TITLE

Serum Levels of Hepatitis C Virus Core Antigen as a Marker of Infection and Response to Therapy

AUTHOR(S)
Soffredini, Roberta; Rumi, Maria Grazia; Parravicini, Maria Luisa; Ronchi, Guido; Del Ninno, Ersilio; Russo, Antonio; Colombo, Massimo
PUB. DATE
September 2004
SOURCE
American Journal of Gastroenterology;Sep2004, Vol. 99 Issue 9, p1738
SOURCE TYPE
Academic Journal
DOC. TYPE
Article
ABSTRACT
OBJECTIVES: Hepatitis C virus (HCV) core antigen is a recently developed marker of hepatitis C infection. We compared the predictive power of HCV core antigen with reverse transcription polymerase chain reaction (RT-PCR) and branched DNA assay for HCV-RNA as markers of infection and response to interferon therapy.METHODS: Four hundred and forty-four sera from 111 patients (65 men, 52 yr) with chronic hepatitis C, receiving ribavirin together with standard interferon (n= 61) or pegylated interferon (n= 50) were retrospectively investigated.RESULTS: Pretreatment, RT-PCR, branched DNA (median 621,887 IU/ml), and HCV core antigen (median 57 pg/ml) gave positive results in 100%, 99%, and 94% of the sera; the correlation between HCV core antigen and branched DNA was 0.75. The median HCV RNA level among the 7 of 111 (6%) patients that had a negative core Ag result was 15,016 IU/ml. Pretreatment levels of HCV core antigen were significantly lower in the 41 patients with a sustained virological response than in the 39 relapsers and 31 nonresponders (17 pg/ml, 114 pg/ml, 58 pg/ml;p-value 0.005). Independently of treatment schedule, wk 12 more than 2 log10 reduction of viremia or a negative result for HCV core antigen had 100% negative predictive value (NPV) for a response to therapy compared to 94% for negative RT-PCR. The positive predictive value (PPV) of HCV core antigen and branched DNA was only 47% and 48%.CONCLUSIONS: In conclusion, the HCV core antigen is a less sensitive test of HCV viremia than HCV-RNA assays and is competitive with the bDNA assay as an early predictor of a nonresponse.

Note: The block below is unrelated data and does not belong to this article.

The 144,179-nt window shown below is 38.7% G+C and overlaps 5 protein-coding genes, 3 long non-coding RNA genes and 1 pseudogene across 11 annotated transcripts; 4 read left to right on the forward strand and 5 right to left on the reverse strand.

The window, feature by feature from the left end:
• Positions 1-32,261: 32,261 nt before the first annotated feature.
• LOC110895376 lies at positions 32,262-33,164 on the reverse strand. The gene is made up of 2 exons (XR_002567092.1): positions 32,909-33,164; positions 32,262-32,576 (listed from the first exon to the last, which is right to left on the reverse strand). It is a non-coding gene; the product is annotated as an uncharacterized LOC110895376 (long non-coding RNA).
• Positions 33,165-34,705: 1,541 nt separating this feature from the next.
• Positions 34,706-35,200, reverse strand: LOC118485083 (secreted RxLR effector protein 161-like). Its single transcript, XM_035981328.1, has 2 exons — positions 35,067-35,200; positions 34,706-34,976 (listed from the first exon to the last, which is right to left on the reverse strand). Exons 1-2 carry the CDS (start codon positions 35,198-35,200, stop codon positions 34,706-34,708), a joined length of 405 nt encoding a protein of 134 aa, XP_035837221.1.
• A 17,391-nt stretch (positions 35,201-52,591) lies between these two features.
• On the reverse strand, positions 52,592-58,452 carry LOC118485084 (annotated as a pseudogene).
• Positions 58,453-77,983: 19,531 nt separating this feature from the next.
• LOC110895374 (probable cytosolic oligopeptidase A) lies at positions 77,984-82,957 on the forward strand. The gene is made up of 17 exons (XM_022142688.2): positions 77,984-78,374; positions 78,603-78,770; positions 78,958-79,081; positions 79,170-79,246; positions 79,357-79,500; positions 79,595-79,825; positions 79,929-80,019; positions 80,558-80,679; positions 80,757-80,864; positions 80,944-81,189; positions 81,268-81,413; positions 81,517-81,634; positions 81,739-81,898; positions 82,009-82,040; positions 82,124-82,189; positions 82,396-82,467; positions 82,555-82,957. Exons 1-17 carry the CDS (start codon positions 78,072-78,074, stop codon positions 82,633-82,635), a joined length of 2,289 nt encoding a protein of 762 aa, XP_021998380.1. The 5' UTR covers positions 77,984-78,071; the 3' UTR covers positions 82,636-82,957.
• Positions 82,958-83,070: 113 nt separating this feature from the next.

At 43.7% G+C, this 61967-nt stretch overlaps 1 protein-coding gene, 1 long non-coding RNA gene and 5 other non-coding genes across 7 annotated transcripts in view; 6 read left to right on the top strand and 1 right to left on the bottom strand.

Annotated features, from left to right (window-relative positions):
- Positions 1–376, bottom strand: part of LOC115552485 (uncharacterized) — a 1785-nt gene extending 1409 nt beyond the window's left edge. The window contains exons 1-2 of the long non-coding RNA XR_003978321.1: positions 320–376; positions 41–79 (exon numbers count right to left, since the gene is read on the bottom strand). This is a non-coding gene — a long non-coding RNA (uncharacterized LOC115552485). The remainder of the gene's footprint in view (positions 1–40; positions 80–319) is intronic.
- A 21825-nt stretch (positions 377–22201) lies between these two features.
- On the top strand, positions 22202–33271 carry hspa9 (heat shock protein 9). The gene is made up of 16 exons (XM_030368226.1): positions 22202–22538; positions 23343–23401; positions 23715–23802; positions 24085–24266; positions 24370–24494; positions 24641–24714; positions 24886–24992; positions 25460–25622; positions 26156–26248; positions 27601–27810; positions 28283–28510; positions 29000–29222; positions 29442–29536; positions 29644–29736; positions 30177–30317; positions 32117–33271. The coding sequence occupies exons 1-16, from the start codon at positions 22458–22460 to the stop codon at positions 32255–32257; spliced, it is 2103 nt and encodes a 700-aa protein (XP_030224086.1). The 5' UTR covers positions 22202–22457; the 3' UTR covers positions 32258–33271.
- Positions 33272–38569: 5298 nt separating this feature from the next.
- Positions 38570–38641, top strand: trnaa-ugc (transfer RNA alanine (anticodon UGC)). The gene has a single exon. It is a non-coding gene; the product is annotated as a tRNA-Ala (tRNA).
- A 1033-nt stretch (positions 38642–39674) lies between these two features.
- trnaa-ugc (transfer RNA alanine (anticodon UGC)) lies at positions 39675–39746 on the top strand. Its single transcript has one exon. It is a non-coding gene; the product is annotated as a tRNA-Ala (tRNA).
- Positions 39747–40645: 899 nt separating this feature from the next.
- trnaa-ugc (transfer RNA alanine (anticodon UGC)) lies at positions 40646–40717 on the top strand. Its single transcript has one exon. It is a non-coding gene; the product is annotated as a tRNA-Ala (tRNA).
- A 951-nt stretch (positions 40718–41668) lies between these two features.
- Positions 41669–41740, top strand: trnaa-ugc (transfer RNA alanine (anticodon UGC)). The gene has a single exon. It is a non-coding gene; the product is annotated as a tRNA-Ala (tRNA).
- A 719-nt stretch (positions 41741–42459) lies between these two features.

ACCESSION #
14816447

 

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